According to the Federal Highway Administration, 54 percent of all US traffic fatalities occur on rural roads. Many of those accidents are in turn caused by drivers not seeing stop signs. New technology could help, by illuminating flashing lights on those signs in response to approaching vehicles.
Developed by a team led by professors Sara Ahmed and Samer Dessouky, from The University of Texas at San Antonio, the system is powered by an integrated solar panel. This allows it to run completely off-grid.
As a vehicle approaches a stop sign that's been equipped with the technology, a multi-pixel passive infrared sensor detects the trajectory and velocity of that vehicle's thermal signature. The sensor can also ascertain what sort of vehicle it is.
Based on that data, a red light above the sign starts flashing to alert the driver – it does so soon enough to give them time to safely stop, based on their current velocity.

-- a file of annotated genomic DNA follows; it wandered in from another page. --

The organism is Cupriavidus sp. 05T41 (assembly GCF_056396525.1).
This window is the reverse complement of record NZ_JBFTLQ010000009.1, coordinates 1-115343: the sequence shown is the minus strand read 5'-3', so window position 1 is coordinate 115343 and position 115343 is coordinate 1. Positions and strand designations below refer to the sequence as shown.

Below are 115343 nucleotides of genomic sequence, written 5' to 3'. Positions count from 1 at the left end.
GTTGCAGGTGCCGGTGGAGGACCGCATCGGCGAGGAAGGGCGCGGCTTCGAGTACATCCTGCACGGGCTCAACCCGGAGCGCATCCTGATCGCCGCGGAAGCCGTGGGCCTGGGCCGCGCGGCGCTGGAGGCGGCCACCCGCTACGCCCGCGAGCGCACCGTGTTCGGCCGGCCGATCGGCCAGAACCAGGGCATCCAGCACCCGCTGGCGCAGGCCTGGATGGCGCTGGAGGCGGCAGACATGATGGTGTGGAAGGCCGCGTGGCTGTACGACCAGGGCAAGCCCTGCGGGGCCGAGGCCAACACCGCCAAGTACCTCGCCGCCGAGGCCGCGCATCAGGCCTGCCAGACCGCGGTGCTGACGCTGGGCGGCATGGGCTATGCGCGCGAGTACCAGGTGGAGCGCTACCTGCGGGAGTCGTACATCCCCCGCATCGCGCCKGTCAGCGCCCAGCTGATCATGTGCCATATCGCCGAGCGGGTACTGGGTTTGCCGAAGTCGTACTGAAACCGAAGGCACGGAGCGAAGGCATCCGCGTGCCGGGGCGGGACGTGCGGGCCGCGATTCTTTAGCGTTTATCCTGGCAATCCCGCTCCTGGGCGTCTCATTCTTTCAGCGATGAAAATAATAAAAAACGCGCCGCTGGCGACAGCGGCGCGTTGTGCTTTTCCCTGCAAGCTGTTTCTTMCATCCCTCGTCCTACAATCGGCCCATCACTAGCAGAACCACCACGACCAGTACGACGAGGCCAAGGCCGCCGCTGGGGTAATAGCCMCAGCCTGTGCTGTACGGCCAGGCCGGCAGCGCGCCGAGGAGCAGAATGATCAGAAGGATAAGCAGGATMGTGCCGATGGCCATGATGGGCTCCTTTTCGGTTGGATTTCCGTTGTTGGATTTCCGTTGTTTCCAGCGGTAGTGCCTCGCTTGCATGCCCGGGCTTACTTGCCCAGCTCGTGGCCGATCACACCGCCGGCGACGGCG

In tests conducted so far, the system has demonstrated a vehicle-detection accuracy rate of 90 percent, which is actually better than that of existing car-detection technologies such as magnetic loop inductors, video image processors and microwave radar. Additionally, the U Texas setup requires less power, and should be cheaper to manufacture – whereas conventional safety systems reportedly cost up to US$5,000 a pop, the new one could sell for as little as $60 to $100 per unit.
Want a cleaner, faster loading and ad free reading experience?
Try New Atlas Plus. Learn more